How can we doubt the idea of resurrection and eternal life when we’re surrounded by a message about it? Wildflowers have their own language, and this seems to be their theme. This year the flowers are early, and it looks like it’s not going to be as stunning as Texas roadside flowers can be, probably because of the dry winter. Nevertheless, the flowers are out, and they have things to say!
To me, the first flowers in spring are all about the promise. Flowers are delicate things, with a short lifespan. They are easily killed or damaged. Many of them, like the Texas favorite bluebonnet, only have a few weeks in which to reproduce themselves for the next winter. They are fragile, yet nearly invincible. They show up for a brief window, and leave with a promise to be back.
According to tradition, the language of flowers is complex, with yellows meaning one thing, blues another, and reds representing the most powerful emotions. In the Victorian Age, in both Europe and in the US, it was popular to send ‘secret’ messages to others using flowers. The idea that flowers have intrinsic meaning is, however, older than that. The ancient Greeks associated the rose with Aphrodite, the goddess of love. Shakespeare used flowers to symbolize the specific emotions of the giver toward the receiver. Author J.K. Rowling also used flower symbolism, so it is in some small way not completely out of fashion. Even now, nearly everyone still knows what a red rose means.
I do think each flower, which is actually a complex miracle of geometric precision that is exquisitely designed, may well have a particular meaning. I don’t know all the things the Victorians knew about them, or even if they were right about their assessments in the first place. What I see is that bluebonnets, and a riot of hundreds of others, come back year after year, even after months, sometimes years, of drought and heat. It seems obvious that endless fields of bluebonnets move us because somehow, we don’t quite know how, they remind us of heaven, of the promise of eternal life. The seeds they produce have to die in order to live again. They get buried in freezing cold ground, but they survive.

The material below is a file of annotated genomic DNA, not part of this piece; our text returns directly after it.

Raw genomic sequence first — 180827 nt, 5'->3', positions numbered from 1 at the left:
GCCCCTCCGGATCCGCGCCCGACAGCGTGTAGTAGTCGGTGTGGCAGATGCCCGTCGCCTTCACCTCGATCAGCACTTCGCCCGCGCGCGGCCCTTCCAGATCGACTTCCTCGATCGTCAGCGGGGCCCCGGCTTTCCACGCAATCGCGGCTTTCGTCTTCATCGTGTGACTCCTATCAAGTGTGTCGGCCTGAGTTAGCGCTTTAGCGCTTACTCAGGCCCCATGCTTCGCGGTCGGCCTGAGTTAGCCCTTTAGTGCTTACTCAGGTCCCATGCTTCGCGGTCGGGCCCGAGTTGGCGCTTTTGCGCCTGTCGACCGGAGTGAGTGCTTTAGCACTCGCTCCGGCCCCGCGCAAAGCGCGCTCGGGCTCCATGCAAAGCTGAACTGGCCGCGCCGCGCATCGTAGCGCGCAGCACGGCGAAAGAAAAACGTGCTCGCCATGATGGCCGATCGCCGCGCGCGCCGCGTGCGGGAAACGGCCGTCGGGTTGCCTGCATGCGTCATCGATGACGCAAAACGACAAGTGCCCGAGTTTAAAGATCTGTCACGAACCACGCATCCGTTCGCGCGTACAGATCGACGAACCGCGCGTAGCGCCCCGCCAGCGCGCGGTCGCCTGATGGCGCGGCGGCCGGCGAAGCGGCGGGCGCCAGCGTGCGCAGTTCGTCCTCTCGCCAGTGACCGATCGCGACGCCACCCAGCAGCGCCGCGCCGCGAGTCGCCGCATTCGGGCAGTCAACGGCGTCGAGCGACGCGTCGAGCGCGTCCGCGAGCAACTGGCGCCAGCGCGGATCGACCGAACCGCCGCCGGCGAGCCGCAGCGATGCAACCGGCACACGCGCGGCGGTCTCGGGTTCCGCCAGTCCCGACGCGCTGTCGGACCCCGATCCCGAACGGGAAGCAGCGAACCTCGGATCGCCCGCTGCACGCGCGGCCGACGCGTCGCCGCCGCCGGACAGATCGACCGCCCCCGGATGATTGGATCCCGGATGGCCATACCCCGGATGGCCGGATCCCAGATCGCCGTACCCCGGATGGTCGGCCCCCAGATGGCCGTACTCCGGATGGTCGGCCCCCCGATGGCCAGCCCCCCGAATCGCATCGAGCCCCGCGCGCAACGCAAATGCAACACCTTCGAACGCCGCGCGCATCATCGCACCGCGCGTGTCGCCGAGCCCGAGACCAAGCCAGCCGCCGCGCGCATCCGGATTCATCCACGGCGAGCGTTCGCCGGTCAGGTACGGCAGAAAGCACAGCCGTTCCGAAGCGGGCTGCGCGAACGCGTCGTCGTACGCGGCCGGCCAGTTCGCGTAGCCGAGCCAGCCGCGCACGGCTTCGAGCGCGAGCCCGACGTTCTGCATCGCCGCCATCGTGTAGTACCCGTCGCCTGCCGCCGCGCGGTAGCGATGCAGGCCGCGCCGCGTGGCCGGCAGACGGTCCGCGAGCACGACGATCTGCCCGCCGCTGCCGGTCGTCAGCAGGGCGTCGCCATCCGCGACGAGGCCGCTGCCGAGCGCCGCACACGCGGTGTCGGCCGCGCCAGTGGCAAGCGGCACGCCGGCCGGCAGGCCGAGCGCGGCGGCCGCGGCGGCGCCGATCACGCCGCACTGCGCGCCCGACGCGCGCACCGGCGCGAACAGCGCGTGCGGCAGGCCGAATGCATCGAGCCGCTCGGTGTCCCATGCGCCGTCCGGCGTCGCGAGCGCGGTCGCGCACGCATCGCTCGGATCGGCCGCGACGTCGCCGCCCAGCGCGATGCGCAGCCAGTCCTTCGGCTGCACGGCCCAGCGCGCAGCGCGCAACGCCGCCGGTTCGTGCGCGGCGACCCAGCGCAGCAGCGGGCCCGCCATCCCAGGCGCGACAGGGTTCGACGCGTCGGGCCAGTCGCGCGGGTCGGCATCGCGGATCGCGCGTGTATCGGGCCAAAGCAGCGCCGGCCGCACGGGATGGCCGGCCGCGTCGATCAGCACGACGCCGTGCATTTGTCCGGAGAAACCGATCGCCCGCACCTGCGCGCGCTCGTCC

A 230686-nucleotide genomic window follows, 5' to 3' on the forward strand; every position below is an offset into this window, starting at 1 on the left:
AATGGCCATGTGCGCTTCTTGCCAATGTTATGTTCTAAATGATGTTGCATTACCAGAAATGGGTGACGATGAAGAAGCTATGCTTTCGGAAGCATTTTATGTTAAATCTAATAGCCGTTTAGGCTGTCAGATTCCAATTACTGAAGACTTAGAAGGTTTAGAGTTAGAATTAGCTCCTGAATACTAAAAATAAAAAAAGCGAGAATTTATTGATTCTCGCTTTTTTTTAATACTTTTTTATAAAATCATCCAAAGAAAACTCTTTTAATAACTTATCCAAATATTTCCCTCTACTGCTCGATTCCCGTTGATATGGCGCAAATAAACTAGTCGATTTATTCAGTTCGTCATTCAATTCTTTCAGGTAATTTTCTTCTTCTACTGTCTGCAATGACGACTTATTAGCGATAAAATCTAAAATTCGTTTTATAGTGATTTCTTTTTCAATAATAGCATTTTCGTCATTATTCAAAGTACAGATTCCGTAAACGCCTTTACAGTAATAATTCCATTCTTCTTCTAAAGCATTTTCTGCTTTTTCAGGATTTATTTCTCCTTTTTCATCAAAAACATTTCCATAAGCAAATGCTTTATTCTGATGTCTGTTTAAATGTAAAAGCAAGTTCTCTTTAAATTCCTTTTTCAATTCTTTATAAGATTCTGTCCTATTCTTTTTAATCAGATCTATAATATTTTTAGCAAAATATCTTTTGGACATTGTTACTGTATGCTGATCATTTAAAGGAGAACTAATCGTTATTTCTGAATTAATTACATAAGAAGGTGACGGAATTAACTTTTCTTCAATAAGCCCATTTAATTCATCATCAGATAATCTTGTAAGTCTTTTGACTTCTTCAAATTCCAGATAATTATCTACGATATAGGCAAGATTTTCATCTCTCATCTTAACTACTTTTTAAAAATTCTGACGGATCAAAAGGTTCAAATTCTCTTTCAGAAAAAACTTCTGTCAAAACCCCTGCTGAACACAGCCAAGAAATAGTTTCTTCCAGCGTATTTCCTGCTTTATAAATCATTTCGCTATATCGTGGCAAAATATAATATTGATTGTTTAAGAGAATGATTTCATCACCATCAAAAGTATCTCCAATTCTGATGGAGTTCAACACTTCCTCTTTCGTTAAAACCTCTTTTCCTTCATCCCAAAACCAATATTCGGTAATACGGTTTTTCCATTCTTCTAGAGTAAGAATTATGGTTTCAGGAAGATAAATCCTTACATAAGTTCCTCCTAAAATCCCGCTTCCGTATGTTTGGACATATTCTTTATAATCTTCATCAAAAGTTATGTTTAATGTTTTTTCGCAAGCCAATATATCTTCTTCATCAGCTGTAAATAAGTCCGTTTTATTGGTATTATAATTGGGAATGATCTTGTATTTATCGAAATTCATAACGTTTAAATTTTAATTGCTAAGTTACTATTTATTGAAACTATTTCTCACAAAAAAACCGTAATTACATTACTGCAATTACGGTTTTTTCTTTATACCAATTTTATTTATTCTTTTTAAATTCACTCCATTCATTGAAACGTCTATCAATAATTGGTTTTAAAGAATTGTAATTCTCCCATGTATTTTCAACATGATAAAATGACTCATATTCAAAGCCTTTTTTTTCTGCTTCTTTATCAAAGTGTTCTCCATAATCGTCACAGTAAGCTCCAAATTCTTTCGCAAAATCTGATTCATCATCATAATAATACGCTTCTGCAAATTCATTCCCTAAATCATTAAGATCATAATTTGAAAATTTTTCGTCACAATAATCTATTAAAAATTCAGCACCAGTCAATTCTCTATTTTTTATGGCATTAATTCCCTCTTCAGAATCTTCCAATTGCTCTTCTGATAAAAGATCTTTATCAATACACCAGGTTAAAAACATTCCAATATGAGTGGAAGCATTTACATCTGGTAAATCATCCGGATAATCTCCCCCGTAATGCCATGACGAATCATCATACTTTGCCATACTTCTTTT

I don’t need a huge field of endless vistas of flowers to make me happy. There is something perfect about imperfect scenery as well. A flower growing between cracks in the concrete is a triumph. I like to see them filling up abandoned lots, covering trash heaps. I like to see a few stray bluebonnets on the side of Bangs hill. Troubles are many, but life is strong. There are a few bluebonnets up there. They are not great big ones, they don’t stretch forever into the sunset. They might not get a calendar page, you could even say they’re a bit lonesome, but they’re still growing. It was a tough year for plants, but the flowers are here.
It sometimes takes a lot of tries before you get a perfect spring, but enough to keep going is enough for another attempt. Whatever this world gives to bear, the flowers come back again in the spring, fresh and new and beautiful, sometimes stronger, sometimes just carrying on the best they can. It can be a hard scramble to make it through, but in the spring, when the dark and testing times are over, the rain comes and they bloom. Life is stronger than death.
Diane Adams is a local journalist whose columns appear Thursdays on BrownwoodNews.com